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Bradshaw’s Guide


An ancient borough (two members) and an important cotton manufacturing town in Lancashire, population 32,985, standing some distance without the manufacturing circle, on a hill above the beautiful valley of the Ribble, 210 miles from London.

Below the town the river widens considerably. Recent improvements in its navigation have enabled. vessels of large tonnage to reach the town, Preston is a place of some historic importance. King John and two of the Edwards, John O’Gaunt, and James the First, visited the town. Cromwell defeated the royalist forces in the suburbs. The first Scottish rebellion in 1715 was quelled here, and the young Pretender passed through m 1745. Henry the First granted it a charter, and successive sovereigns have confirmed and extended its municipal privileges. One of its most peculiar institutions is its ancient guild, held every twenty years, at which the aristocracy of the county have been wont to assemble as participants in the festivities which distinguish it.

In past times Preston was noted for the gentility of its inhabitants. Many Lancashire families made it their occasional residence, and it was, before the introduction of the cotton trade, according to Dr. Whitaker (History of Richmondshire), “an elegant and economical town, the resort of well-born but ill-portioned and ill-endowed old maids and widows.” In 1777 the first cotton mill -was erected, and since that time the staple trade of Lancashire has so extended within it that Preston has become one of the principal manufacturing towns in the county. There are upwards of 50 cotton mills in the town, the largest establishment being that of Messrs Horrockses, Miller, and Co., who employ upwards of 3,000 hands. The commercial annals of this town are memorable from two long continued disputes between the employers and employed. The strike or lock-out of 1836-7 lasted fourteen weeks, and caused vast distress in the town; that of 1853-4 was prolonged to a period of thirty-nine weeks, during which 15,000 or 16,000 persons were out at employment, and the greater portion of the factories were entirely closed. The order which was preserved in the town, the good conduct of the operatives, and the support which they received from their class in other towns, were much noticed at the time.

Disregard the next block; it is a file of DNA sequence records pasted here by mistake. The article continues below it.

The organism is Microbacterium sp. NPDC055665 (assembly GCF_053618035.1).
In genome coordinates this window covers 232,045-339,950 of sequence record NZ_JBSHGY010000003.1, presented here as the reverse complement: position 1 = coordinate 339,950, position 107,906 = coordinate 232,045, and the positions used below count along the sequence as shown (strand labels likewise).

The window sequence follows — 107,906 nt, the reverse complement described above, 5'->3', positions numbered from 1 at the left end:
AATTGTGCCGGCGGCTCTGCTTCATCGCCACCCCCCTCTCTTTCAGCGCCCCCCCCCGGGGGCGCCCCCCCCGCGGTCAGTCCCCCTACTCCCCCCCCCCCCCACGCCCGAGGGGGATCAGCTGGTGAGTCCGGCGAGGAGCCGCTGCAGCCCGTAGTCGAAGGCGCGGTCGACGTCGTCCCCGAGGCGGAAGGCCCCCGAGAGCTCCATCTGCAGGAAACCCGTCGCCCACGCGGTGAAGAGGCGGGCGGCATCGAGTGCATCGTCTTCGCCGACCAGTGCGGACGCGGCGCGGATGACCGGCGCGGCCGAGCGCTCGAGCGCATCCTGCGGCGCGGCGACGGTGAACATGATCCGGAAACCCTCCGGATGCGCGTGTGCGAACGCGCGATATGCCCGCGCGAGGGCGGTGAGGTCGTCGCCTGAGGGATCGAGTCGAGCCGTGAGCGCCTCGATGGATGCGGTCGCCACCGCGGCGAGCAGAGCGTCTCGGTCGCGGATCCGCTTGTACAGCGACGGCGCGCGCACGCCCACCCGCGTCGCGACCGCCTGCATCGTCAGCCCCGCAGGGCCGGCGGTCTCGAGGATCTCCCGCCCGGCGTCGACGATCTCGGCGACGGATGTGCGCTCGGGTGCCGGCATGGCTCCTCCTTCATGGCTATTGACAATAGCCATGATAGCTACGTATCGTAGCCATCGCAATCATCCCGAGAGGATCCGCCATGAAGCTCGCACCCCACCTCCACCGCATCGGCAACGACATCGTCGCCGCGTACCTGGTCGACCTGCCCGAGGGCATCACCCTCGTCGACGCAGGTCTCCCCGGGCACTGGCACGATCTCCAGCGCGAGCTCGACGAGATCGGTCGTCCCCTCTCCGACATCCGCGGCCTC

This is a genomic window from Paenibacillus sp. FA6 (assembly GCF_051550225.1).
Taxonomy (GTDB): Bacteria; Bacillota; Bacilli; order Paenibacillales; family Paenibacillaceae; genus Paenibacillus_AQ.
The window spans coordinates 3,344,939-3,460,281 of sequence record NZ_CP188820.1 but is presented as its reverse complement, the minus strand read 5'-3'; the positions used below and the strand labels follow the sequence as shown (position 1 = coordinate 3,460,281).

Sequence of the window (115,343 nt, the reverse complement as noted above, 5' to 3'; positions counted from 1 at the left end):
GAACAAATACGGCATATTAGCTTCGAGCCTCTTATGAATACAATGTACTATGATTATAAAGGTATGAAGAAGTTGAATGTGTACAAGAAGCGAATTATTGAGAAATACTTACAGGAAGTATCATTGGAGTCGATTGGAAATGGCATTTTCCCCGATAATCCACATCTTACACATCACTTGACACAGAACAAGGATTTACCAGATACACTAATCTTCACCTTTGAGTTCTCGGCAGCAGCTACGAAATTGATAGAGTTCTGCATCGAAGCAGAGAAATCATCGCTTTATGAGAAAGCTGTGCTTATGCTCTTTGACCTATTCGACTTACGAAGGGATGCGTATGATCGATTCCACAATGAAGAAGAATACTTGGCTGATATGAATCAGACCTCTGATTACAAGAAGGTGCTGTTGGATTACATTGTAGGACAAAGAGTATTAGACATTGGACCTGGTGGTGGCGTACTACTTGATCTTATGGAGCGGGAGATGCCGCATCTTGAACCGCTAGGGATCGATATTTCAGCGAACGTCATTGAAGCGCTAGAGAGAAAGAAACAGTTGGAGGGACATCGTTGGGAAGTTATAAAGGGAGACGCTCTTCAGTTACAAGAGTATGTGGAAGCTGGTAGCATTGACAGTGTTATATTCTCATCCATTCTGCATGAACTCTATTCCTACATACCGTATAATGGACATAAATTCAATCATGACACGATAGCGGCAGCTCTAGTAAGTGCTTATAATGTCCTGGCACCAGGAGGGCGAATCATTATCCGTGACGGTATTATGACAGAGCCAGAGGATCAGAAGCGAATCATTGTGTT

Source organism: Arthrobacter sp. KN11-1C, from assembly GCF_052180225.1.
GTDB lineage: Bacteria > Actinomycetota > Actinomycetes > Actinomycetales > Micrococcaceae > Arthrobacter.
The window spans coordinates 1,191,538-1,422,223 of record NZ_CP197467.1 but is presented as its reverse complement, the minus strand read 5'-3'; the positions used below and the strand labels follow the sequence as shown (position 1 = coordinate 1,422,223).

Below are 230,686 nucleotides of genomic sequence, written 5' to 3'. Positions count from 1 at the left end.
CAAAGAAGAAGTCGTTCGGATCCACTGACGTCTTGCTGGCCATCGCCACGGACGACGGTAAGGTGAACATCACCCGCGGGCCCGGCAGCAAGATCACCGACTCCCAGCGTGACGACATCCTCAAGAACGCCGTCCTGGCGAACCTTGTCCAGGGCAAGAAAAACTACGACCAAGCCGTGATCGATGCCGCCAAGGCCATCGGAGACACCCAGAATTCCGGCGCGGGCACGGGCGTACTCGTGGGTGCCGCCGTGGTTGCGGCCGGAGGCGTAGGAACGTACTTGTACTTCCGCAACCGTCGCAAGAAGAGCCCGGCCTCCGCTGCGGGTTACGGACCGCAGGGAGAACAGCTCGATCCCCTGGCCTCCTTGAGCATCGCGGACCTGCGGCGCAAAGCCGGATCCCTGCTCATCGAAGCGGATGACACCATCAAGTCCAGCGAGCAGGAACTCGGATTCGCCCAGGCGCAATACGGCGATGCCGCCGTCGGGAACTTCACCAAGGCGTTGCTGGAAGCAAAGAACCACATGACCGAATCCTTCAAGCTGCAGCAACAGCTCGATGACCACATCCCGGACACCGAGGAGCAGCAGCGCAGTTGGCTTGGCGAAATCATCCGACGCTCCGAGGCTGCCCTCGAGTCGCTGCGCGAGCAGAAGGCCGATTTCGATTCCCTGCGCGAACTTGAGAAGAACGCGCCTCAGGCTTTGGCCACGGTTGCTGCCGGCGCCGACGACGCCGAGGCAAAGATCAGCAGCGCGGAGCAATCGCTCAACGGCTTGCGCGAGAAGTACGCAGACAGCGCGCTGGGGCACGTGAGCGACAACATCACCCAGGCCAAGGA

Preston is a well-built town, with some old streets and houses. Its parish church has been recently rebuilt, and all the other churches are modem. The town hall is a structure quite unworthy the town, which is singularly deficient in handsome public buildings, for, excepting the elegant edifice erected as the Mechanics’ Institution, and the pile comprising the Grammar School, the Literary and Philosophical Institution, and the Winckley Club, it scarcely possesses any building of architectural importance.

Although Preston was so aristocratic a town in days of yore, it possessed before the passing of the Reform Act, the only real democratic electoral sufrrage in the kingdom; all its inhabitants of six months’ residence, and above twenty-one years of age, if free from the taint of pauperism, were entitled to a vote. The Stanleys were long the patrons of the borough, but the democratic suffrage had occasionally democratic suitors. Cobbett was once a candidate for its representation, and Henry Hunt sat in two parliaments for Preston.

Preston is unrivalled for the beauty of its situation, and few towns are so well off for public walks and these are to be yet further extended. Sir Richard Arkwright, the great improver of the first spinning frame, was a native of Preston; Lady Hamilton, the friend of Nelson, is also said to have been born here.

In the neighbourhood of Preston are Tulketh Halt, the seat of the monastic community who afterwards settled at Furness Abbey; Penwortham Priory, erected on the site of the ancient priory, that was a cell of the Abbey of Evesham; the Castle Hill; Penwortham, the site of a castle mentioned in Domesday Book; Walton-le-Dale, the recently discovered site of the Roman Coccium; Cuerdale, where the immense Danish hoard, comprising above 10,000 Saxon and Danish coins, was discovered; Ribchester, the site of the Roman Rigodunum; Stonyhurst College, once the seat of the ancient Lancashire family of Sherburne, now a noted educational establishment of the Jesuits. Preston, which is open to the saline breezes of the west, is also at a very convenient distance from Lytham, Fleetwood and Blackpool, with all of which bathing places it is directly connected by rail.

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